By: Brentney Hamilton
I wasn’t scared the first time I saw a coyote in Plano. I was perplexed. The poor bag of bones sauntered past my house while I was holding my newborn and waiting for an Uber to take my father-in-law back to his hotel. He opted then to slip back into the house.
You can take the girl out of the country – as they did in 2002 when I arrived at SMU from a North Texas town, population 200 – but you can’t take the country out of the girl. Coyotes, I knew, were more scared of us than we were of them. They didn’t attack unprovoked.
Until they did.
In the fall of 2018, a Frisco coyote attacked humans and pets six times before being caught in December; several of the victims were trailed and preyed upon while running. Officials initially thought the bad-seed coyote had been eradicated until another person was attacked the following month. It’s clear. As D-FW rapidly expands in every direction, we are encroaching on habitats.
Urban coyotes aren’t new to North Texas but, like us, they are adapting to the rapidly shifting environment. Still, as Texas Parks and Wildlife urban biologist Sam Kieschnick told The Dallas Morning News in early 2019, violent attacks are rare and unexpected.
Most interactions will proceed without incident, but area runners should be reasonably leery, even those of us with country roots. What should you do if you encounter potentially threatening wildlife on a run?
Coyotes and Bobcats
According to the Urban Coyote Initiative, the best course of action is to “stand tall and assertive.” Stop in your tracks. Pause your Garmin. (Kidding.) “Maintain eye contact” and “do not turn your back … and do not run.”
Instead, “haze the coyote until it leaves.” The site says that keeping coyotes afraid of humans is in everyone’s best interest. Yell, clap, stomp, flash your headlamp, toss water from your bottle, or rustle your jacket.
Be aware of your surroundings. If you are near a den, particularly during breeding and pupping season (Feb. – July), the animals may be more defensive, according to the site. Back away from the area. You may be followed until you are far enough from the habitat for the coyote’s comfort.
Finally, don’t run outside with earphones. Just don’t, ever. And, if you run with a dog, be sure it is leashed or that you are able to leash it quickly.
(More at urbancoyoteinitiative.com and dfwurbanwildlife.com.)
Stop and let that bb do its thing. Seriously. Whether a snake is venomous matters not. The best course of action is to slowly and gingerly take the long way around.
That’s easier on the wide pathway of an urban trail or sidewalk, but less so on a single-track, so trail runners may find themselves waiting it out. Many snakes will high-tail it out of the way, anyhow, but if one in your path is coiled or writhing in place, it indicates the animal feels threatened.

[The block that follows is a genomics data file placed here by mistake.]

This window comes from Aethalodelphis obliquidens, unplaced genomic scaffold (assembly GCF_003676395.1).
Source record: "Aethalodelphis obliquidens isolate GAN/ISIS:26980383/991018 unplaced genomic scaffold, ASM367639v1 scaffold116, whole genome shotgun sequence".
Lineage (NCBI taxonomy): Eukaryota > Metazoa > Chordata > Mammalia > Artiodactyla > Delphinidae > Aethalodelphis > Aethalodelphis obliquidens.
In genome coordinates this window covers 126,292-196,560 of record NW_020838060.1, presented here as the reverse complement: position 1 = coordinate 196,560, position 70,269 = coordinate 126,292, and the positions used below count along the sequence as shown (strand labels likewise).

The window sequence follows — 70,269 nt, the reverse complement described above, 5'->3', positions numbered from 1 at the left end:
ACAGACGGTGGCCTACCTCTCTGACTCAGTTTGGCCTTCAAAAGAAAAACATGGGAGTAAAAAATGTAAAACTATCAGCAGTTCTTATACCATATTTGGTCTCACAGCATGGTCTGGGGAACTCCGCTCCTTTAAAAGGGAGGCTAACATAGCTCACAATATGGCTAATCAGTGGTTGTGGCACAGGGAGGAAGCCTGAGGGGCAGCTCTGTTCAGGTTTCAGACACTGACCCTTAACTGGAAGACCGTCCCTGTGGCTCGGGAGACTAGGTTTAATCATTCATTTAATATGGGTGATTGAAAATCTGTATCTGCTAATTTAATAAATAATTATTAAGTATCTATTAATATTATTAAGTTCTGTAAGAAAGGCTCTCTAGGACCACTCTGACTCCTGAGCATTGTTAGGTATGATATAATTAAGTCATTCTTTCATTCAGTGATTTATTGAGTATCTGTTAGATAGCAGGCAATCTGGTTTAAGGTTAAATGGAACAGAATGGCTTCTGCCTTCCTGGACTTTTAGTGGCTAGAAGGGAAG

Back away slowly. If you’re hiking or running with poles, keep one between you and snake, as that might confuse a striking snake, the Washington Trails Association says. Because snakes usually sense runners coming, bites are extremely rare, but in an unlikely emergent event, stop and rest to decrease your heart rate and blood flow.
(More at wta.org.)
You might not see many loose bulls along the shores of White Rock Lake. But, imagine my delight to come across the descendants of LBJ’s Herefords during a Hill Country road trip. I grew up running in pastures. Felt like home.
Likewise, many of us in the outerskirts of D-FW find ourselves training on rock roads in rural Collin or Tarrant counties where cows occasionally mosey through a broken fence. Beautiful though these domesticated animals may be, one does not want to find herself on the business end of a massive beef tank any more than a coyote, bobcat, or a snake.
Heifers with calves may behave aggressively if they feel threatened; if so, stand tall and extend your arms as you back away. Become as “big” as possible. Mom and baby cow are likely to both split.
Bulls are a different story. Don’t make sudden movements, which may be seen as a challenge and invite chase. Keep your eyes on the bull at all times and ease away from the “flight zone” — about 20 feet in range, according to late scholar Jack Albright, a renowned cattle behaviorist. Try to put something – a tree or fence – between you and the animal.
If you see a bull display its broad side, it is signaling its strength and girth. “If an opponent such as another bull (or person) withdraws to about 20 feet, the encounter will subside, and the bull will turn away,” Albright wrote.
In other words: Don’t try to get a selfie unless there’s a fence between you.
(You can run with LBJ’s cows, too. Find them here: nps.gov/lyjo.)